Cleaning validation should be performed in order to confirm the effectiveness of
any cleaning procedure for all product contact equipment. Simulating agents may
be used with appropriate scientific justification. Where similar types of equipment are grouped together, a justification of the specific equipment selected for cleaning validation is expected.
A visual check for cleanliness is an important part of the acceptance criteria for cleaning validation. It is not generally acceptable for this criterion alone to be used. Repeated cleaning and retesting until acceptable residue results are obtained is not considered an acceptable approach.
It is recognised that a cleaning validation programme may take some time to complete and validation with verification after each batch may be required for some products, e.g. investigational medicinal products. There should be sufficient data from the verification to support a conclusion that the equipment is clean and available for further use.
Validation should consider the level of automation in the cleaning process. Where an automatic process is used, the specified normal operating range of the utilities and equipment should be validated.
For all cleaning processes an assessment should be performed to determine the variable factors which influence cleaning effectiveness and performance, e.g. operators, the level of detail in procedures such as rinsing times etc. If variable factors have been identified, the worst case situations should be used as the basis for cleaning validation studies.
Limits for the carryover of product residues should be based on a toxicological evaluation. The justification for the selected limits should be documented in a risk assessment which includes all the supporting references. Limits should be established for the removal of any cleaning agents used. Acceptance criteria should consider the potential cumulative effect of multiple items of equipment in the process equipment train.
Therapeutic macromolecules and peptides are known to degrade and denature when exposed to pH extremes and/or heat, and may become pharmacologically inactive. A toxicological evaluation may therefore not be applicable in these circumstances.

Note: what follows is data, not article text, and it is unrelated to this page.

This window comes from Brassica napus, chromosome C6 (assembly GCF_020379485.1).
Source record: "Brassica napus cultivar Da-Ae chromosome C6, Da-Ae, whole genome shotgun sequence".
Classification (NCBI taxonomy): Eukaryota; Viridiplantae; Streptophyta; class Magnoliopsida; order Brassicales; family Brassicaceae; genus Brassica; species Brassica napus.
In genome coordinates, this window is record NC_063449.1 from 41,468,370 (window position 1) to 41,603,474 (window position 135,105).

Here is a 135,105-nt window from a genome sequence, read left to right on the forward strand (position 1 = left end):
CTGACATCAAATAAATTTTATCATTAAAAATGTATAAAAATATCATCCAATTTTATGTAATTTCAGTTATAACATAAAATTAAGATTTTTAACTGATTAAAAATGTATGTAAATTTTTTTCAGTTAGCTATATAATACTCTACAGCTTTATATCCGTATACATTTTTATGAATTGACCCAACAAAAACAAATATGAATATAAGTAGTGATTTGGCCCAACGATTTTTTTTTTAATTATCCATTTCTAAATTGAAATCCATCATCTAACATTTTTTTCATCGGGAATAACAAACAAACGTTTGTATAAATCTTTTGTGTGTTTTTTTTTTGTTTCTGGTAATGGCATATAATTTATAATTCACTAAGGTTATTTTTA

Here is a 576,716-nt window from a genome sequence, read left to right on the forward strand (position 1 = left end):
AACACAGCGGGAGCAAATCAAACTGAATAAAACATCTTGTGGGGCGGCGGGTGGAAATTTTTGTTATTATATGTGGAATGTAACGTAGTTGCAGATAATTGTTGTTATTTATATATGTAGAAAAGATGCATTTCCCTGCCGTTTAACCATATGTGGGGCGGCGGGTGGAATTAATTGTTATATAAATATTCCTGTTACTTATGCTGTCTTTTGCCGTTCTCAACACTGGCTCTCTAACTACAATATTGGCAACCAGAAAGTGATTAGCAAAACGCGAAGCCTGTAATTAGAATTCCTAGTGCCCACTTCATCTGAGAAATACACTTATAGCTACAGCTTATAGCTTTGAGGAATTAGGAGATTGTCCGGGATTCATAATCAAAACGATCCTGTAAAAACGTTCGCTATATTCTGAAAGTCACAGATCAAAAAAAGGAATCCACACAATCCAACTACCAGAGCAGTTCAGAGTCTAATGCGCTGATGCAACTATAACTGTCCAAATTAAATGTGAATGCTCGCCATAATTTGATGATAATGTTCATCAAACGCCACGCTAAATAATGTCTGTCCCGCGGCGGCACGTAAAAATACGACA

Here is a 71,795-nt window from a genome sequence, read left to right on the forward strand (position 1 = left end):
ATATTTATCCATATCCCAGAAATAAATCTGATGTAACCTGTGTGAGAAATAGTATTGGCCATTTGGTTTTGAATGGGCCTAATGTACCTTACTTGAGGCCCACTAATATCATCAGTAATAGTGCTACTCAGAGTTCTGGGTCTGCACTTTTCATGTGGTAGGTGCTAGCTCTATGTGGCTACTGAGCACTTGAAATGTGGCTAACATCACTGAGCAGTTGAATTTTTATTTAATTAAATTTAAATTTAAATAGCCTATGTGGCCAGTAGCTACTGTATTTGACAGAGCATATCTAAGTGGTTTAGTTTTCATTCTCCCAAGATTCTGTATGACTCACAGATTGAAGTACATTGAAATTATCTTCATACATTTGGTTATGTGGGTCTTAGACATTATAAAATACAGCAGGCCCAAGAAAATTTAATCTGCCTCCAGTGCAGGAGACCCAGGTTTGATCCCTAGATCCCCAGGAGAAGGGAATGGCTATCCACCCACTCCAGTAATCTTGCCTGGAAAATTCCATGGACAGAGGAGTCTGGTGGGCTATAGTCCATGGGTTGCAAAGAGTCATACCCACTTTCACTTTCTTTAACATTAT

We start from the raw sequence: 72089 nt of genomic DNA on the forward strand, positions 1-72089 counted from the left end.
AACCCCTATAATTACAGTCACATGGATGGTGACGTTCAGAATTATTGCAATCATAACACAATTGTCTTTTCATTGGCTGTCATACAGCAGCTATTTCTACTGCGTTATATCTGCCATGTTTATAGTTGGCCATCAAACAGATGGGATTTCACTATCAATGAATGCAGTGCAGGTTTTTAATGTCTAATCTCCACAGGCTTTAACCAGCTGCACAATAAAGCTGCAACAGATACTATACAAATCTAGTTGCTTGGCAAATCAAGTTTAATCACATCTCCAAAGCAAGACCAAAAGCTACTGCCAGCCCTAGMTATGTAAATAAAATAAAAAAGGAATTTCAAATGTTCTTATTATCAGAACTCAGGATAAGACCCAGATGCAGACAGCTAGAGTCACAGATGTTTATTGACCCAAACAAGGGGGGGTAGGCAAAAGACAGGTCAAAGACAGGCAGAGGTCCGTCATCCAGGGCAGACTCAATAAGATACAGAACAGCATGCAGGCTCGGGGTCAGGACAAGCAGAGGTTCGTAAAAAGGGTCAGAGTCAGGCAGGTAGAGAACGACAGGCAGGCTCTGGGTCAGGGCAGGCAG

If it is not feasible to test for specific product residues, other representative parameters may be selected, e.g. total organic carbon (TOC) and conductivity. The risk presented by microbial and endotoxin contamination should be considered during the development of cleaning validation protocols.
The influence of the time between manufacture and cleaning and the time between cleaning and use should be taken into account to define dirty and clean hold times for the cleaning process.
Where campaign manufacture is carried out, the impact on the ease of cleaning at the end of the campaign should be considered and the maximum length of a campaign (in time and/or number of batches) should be the basis for cleaning validation exercises.
Where a worst case product approach is used as a cleaning validation model, a scientific rationale should be provided for the selection of the worst case product
and the impact of new products to the site assessed. Criteria for determining the worst case may include solubility, cleanability, toxicity and potency.
Cleaning validation protocols should specify or reference the locations to be sampled, the rationale for the selection of these locations and define the acceptance criteria.
Sampling should be carried out by swabbing and/or rinsing or by other means depending on the production equipment. The sampling materials and method should not influence the result. Recovery should be shown to be possible from all product contact materials sampled in the equipment with all the sampling methods used.
The cleaning procedure should be performed an appropriate number of times based on a risk assessment and meet the acceptance criteria in order to prove that the cleaning method is validated.
Where a cleaning process is ineffective or is not appropriate for some equipment, dedicated equipment or other appropriate measures should be used for each product as indicated in chapters 3 and 5 of EudraLex, Volume 4, Part I.
Where manual cleaning of equipment is performed, it is especially important that the effectiveness of the manual process should be confirmed at a justified frequency.
EU Guidelines for
Good Manufacturing Practice for
Medicinal Products for Human and Veterinary Use
Annex 15: Qualification and Validation